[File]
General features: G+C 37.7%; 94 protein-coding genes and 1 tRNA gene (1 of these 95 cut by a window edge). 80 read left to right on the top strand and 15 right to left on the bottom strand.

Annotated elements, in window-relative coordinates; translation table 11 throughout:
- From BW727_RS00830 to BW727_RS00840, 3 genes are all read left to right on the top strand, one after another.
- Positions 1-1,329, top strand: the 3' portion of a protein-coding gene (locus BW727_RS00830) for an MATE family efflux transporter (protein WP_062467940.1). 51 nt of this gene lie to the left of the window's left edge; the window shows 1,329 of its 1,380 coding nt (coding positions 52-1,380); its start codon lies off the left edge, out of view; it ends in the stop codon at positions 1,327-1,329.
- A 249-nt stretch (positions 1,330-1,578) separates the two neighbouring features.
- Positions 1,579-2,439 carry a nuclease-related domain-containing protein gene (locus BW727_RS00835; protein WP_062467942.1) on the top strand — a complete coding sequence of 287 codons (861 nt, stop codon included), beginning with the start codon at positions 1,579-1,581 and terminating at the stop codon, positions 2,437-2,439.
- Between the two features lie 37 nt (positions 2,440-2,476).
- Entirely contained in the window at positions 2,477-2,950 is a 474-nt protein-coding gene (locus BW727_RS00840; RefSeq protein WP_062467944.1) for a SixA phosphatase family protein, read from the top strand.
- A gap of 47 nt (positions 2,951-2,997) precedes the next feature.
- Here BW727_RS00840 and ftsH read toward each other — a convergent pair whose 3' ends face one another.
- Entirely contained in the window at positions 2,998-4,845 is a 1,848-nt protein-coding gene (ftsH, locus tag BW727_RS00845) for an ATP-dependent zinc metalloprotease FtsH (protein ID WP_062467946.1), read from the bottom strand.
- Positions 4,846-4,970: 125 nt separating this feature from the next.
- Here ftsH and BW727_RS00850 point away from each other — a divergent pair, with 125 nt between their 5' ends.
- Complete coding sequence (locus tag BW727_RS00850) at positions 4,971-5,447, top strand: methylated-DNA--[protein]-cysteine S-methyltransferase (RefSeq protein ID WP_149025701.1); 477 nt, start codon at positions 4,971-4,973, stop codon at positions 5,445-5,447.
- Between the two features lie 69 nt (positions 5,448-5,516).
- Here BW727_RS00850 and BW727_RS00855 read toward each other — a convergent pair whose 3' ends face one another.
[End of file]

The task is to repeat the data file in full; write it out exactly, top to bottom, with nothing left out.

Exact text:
General features: G+C 37.7%; 94 protein-coding genes and 1 tRNA gene (1 of these 95 cut by a window edge). 80 read left to right on the top strand and 15 right to left on the bottom strand.

Annotated elements, in window-relative coordinates; translation table 11 throughout:
- From BW727_RS00830 to BW727_RS00840, 3 genes are all read left to right on the top strand, one after another.
- Positions 1-1,329, top strand: the 3' portion of a protein-coding gene (locus BW727_RS00830) for an MATE family efflux transporter (protein WP_062467940.1). 51 nt of this gene lie to the left of the window's left edge; the window shows 1,329 of its 1,380 coding nt (coding positions 52-1,380); its start codon lies off the left edge, out of view; it ends in the stop codon at positions 1,327-1,329.
- A 249-nt stretch (positions 1,330-1,578) separates the two neighbouring features.
- Positions 1,579-2,439 carry a nuclease-related domain-containing protein gene (locus BW727_RS00835; protein WP_062467942.1) on the top strand — a complete coding sequence of 287 codons (861 nt, stop codon included), beginning with the start codon at positions 1,579-1,581 and terminating at the stop codon, positions 2,437-2,439.
- Between the two features lie 37 nt (positions 2,440-2,476).
- Entirely contained in the window at positions 2,477-2,950 is a 474-nt protein-coding gene (locus BW727_RS00840; RefSeq protein WP_062467944.1) for a SixA phosphatase family protein, read from the top strand.
- A gap of 47 nt (positions 2,951-2,997) precedes the next feature.
- Here BW727_RS00840 and ftsH read toward each other — a convergent pair whose 3' ends face one another.
- Entirely contained in the window at positions 2,998-4,845 is a 1,848-nt protein-coding gene (ftsH, locus tag BW727_RS00845) for an ATP-dependent zinc metalloprotease FtsH (protein ID WP_062467946.1), read from the bottom strand.
- Positions 4,846-4,970: 125 nt separating this feature from the next.
- Here ftsH and BW727_RS00850 point away from each other — a divergent pair, with 125 nt between their 5' ends.
- Complete coding sequence (locus tag BW727_RS00850) at positions 4,971-5,447, top strand: methylated-DNA--[protein]-cysteine S-methyltransferase (RefSeq protein ID WP_149025701.1); 477 nt, start codon at positions 4,971-4,973, stop codon at positions 5,445-5,447.
- Between the two features lie 69 nt (positions 5,448-5,516).
- Here BW727_RS00850 and BW727_RS00855 read toward each other — a convergent pair whose 3' ends face one another.